Over the last two decades we have seen an increase in wildland fires not only in the United States but across the world. Notably, 2020 was a devastating year for Australia especially with wildfires consuming nearly 44.5 million acres of land which produced enough smoke to spread across the continent, oceans, and all over the world. Here in the US we have been dealing with warmer springs and dryer summers creating a perfect storm for wildfire conditions resulting in a fire season lasting 78 days longer on average than in 1980 according to an article from the National Wildlife Federation.
What does this mean for the future of wildland firefighting?
Just as the residential firefighter position has changed with new challenges in building construction, so is the Wildland Firefighter position growing with increased fire problems. Now more than ever are well trained firefighters needed to help solve this issue which means that more jobs are opening for those eager to work hard and to get their foot in the door of the fire service.
What makes this a good option for getting people into the fire service?
The fire service is built on many aspects of teamwork, work ethic, and dedication. As a Wildland Firefighter, you are immersed in that culture of fire service professionals determined to put hands on tools and extinguish the fire problem. That experience is not found in many other jobs and provides you the foundation of what Fire Departments are looking for in their new hires. From working long hours through the night, to hand digging fire line shows a great amount of grit in the face of harsh conditions.
How do I get started in becoming a wildland firefighter?
1. Talk to someone in the wildland fire service
Getting a first-hand experience from someone that is a wildland firefighter or involved in the wildland fire service is very important. Why? Because you will be able to get a good feel as to what the job is like but also feel the heart that comes with being on a team of awesome people.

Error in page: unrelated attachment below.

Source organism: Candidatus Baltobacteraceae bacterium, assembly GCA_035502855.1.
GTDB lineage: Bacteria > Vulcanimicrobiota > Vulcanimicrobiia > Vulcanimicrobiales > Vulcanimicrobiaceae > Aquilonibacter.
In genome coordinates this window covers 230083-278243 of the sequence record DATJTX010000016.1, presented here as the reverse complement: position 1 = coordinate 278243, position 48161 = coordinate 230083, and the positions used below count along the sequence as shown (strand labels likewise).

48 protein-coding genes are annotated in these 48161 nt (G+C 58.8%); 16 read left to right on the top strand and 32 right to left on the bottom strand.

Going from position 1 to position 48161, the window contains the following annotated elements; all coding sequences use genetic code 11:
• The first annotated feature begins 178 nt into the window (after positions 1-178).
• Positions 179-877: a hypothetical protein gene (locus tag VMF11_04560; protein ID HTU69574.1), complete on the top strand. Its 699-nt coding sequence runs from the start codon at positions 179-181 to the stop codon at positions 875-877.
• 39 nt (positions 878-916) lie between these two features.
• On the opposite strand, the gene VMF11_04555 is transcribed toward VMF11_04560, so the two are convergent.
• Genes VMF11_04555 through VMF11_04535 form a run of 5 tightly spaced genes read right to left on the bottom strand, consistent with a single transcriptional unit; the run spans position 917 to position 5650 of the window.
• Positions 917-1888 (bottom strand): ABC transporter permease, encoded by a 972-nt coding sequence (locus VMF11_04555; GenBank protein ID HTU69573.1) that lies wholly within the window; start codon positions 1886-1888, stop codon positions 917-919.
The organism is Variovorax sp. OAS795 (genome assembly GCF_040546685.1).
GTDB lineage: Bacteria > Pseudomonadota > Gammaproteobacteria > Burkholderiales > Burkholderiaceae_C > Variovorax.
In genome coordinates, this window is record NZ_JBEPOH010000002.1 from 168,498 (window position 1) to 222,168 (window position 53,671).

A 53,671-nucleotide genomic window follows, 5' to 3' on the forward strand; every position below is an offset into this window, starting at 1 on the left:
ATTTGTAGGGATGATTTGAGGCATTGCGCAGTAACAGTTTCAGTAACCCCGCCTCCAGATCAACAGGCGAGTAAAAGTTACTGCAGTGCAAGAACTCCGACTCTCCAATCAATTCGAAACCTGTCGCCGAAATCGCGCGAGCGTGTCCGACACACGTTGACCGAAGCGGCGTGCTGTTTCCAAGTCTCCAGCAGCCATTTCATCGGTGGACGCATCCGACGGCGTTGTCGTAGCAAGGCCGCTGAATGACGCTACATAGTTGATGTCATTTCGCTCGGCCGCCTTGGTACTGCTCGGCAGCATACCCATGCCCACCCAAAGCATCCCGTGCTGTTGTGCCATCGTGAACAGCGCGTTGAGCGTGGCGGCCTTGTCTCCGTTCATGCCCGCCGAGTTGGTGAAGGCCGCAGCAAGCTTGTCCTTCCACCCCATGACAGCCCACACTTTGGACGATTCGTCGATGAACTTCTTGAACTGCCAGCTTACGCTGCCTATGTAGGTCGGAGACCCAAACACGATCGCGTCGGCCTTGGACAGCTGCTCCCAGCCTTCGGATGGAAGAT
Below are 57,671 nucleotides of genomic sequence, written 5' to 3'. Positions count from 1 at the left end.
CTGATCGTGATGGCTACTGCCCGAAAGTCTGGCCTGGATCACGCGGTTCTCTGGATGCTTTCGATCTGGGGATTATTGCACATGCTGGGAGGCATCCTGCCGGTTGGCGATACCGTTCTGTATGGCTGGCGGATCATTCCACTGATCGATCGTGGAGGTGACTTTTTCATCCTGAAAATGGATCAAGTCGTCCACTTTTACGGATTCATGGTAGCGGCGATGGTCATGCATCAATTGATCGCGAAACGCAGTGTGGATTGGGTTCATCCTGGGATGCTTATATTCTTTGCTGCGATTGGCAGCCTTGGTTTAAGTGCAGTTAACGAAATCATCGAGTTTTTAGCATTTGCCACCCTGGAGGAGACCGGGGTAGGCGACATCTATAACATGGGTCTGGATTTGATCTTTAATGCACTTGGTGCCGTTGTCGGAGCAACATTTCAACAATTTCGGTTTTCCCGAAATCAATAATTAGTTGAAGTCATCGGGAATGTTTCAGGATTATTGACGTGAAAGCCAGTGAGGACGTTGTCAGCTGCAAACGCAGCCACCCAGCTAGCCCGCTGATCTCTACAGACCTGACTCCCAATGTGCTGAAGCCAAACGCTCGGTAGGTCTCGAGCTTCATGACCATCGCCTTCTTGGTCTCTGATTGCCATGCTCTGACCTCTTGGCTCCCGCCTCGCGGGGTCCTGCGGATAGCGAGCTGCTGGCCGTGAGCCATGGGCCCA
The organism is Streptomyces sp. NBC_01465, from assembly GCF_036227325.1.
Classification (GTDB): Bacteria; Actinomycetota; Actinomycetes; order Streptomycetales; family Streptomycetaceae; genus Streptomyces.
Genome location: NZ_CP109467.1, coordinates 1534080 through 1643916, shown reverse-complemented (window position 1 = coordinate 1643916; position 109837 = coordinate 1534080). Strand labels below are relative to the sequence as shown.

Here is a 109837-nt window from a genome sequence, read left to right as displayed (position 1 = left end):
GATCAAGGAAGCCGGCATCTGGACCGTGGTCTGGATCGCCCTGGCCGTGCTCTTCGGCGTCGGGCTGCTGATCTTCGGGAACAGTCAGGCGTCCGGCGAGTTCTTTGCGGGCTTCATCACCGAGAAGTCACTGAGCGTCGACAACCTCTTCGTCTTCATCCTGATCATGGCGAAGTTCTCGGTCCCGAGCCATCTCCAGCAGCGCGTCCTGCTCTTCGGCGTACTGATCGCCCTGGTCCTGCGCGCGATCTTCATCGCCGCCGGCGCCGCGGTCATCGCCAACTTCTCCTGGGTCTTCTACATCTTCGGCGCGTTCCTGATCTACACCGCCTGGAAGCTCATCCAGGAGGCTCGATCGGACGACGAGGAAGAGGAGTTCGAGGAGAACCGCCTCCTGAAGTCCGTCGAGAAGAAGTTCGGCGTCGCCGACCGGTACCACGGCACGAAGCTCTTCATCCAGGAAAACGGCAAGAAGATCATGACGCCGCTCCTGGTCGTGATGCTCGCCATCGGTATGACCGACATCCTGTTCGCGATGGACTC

There are several ways to get your Incident Qualification certificates if you are a part of a department (full-time/part-time/volunteer) or even as an independent. You do not have to be associated with a department to earn the classes needed for Red Card certification! Some departments have a Wildland Team and will send their firefighters to get the certification but independent students can also take the class as well through Fire Tech Academy. The other stipulation is that you must be at least 18 years old to take this course which fits well for high school seniors looking for a great summer job and a foot in the door of the fire service.
3. Apply to a Wildland Firefighting team (private or public)
After obtaining your Incident Qualification certifications you then can apply to private or public wildland firefighting jobs. Examples of public job opportunities include Department of Natural Resources, US Forestry, or any state fire department. Private wildland firefighting companies are another option that are becoming more popular. These follow a similar hiring process as the public sector but they typically are hiring year-round to fill firefighter spots depending on where you are located.
With the increased fire problem all around us here in Washington State so is the increased need for well trained, eager people to join the wildland firefighting team. Take your first steps towards helping keep our communities and wildland safe by taking your Red Card certification with Fire Tech Academy. You’ll be amazed by what you will learn and how much you will grow in the fire service in such a short amount of time. Be safe out there!